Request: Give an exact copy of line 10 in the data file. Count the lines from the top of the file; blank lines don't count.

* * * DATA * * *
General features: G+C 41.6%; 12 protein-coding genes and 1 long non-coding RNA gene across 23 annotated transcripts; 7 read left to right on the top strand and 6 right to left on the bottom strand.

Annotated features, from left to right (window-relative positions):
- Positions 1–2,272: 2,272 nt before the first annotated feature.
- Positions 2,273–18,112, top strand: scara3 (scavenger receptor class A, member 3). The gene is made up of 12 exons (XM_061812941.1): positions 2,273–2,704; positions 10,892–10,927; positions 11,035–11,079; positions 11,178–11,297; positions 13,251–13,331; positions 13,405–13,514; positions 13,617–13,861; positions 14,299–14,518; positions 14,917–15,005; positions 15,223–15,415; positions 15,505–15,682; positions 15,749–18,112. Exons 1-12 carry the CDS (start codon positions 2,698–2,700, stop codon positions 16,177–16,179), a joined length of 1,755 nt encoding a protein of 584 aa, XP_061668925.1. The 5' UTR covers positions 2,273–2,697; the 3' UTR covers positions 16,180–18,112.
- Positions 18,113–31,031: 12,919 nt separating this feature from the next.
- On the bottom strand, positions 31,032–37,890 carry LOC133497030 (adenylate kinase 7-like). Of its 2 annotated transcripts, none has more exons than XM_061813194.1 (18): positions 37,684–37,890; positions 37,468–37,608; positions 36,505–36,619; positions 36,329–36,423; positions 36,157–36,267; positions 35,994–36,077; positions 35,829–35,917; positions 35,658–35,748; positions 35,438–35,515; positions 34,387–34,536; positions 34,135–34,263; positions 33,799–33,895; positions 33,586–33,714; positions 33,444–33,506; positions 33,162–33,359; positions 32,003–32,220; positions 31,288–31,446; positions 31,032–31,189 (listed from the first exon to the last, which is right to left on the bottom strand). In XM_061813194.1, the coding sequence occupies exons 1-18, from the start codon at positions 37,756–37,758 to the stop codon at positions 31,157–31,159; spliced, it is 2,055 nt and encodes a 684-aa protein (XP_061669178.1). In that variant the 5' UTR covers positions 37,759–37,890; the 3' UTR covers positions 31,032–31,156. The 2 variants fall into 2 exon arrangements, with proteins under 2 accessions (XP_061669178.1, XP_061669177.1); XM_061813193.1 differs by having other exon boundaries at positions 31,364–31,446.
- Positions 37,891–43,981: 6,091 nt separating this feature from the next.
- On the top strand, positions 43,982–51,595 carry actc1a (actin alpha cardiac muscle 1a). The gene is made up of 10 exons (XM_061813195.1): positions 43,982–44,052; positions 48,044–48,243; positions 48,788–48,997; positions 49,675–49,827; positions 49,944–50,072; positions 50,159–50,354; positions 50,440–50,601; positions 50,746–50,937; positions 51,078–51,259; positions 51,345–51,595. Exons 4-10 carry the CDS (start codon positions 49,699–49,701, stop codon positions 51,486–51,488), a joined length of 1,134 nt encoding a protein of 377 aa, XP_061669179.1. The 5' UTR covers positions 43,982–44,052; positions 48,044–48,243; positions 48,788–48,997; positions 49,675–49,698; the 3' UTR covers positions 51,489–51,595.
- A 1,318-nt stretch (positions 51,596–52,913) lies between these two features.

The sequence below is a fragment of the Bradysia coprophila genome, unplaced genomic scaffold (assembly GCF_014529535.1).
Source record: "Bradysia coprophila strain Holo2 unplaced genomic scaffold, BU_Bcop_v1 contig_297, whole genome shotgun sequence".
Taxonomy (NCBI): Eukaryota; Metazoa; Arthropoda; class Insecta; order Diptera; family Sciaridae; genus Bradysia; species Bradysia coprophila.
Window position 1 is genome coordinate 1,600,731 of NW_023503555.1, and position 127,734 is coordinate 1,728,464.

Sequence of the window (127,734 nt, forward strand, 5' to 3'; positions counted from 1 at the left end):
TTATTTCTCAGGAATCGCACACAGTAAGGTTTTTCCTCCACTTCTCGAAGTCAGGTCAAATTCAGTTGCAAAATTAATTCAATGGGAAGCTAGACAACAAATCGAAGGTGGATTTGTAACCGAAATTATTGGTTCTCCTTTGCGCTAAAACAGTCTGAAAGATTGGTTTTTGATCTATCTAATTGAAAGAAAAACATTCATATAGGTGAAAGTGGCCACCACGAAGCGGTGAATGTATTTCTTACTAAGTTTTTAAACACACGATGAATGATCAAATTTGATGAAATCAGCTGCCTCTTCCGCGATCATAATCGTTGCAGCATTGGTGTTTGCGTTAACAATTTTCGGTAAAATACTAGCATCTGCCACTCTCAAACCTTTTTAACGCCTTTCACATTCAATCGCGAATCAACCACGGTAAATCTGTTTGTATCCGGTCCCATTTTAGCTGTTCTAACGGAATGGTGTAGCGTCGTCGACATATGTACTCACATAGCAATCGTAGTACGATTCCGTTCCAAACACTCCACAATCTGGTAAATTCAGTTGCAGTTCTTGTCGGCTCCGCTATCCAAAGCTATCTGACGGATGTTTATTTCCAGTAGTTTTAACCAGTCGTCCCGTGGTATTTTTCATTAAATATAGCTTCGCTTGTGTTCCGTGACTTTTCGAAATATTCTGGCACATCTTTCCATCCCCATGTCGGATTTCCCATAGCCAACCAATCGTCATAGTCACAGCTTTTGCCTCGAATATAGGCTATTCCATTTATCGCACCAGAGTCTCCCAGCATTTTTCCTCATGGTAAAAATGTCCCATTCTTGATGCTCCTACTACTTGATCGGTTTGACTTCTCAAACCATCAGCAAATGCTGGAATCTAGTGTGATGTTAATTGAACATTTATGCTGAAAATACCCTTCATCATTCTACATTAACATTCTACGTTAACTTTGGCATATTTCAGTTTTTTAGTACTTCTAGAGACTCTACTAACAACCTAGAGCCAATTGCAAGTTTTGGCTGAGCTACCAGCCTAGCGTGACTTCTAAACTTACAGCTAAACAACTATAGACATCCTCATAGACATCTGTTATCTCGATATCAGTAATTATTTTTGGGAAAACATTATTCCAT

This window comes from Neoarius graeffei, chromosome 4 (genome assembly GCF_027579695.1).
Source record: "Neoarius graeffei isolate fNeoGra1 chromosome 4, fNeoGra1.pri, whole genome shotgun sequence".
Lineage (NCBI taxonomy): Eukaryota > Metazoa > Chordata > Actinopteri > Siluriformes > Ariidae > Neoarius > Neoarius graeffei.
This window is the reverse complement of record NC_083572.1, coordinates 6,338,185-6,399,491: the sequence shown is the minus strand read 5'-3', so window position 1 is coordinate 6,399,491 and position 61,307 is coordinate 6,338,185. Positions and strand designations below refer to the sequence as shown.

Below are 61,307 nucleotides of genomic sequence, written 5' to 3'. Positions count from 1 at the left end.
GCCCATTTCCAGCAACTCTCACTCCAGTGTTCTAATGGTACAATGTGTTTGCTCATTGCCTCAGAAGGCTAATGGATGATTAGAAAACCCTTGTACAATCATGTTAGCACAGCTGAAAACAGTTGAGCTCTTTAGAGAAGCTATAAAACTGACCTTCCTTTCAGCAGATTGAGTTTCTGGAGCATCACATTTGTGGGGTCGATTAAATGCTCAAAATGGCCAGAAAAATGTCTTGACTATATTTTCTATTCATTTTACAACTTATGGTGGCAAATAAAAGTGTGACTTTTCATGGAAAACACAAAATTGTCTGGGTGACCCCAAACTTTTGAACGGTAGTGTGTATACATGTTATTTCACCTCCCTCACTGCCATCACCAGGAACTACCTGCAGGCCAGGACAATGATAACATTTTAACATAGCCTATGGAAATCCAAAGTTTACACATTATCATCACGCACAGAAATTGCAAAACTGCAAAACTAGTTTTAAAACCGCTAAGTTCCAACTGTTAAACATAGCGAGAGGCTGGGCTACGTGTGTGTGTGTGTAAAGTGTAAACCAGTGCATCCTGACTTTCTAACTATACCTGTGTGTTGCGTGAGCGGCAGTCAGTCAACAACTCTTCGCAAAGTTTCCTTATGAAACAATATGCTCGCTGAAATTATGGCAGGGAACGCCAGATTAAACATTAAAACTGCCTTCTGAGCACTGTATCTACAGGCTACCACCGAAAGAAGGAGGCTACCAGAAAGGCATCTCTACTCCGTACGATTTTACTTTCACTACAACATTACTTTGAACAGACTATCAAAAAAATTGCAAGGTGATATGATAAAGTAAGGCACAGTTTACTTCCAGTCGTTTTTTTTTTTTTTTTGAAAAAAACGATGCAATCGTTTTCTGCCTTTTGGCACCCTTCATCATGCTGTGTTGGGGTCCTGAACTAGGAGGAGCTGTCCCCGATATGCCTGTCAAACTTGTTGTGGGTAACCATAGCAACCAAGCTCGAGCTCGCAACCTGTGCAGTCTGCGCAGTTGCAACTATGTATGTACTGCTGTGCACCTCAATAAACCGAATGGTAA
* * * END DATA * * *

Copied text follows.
The sequence below is a fragment of the Bradysia coprophila genome, unplaced genomic scaffold (assembly GCF_014529535.1).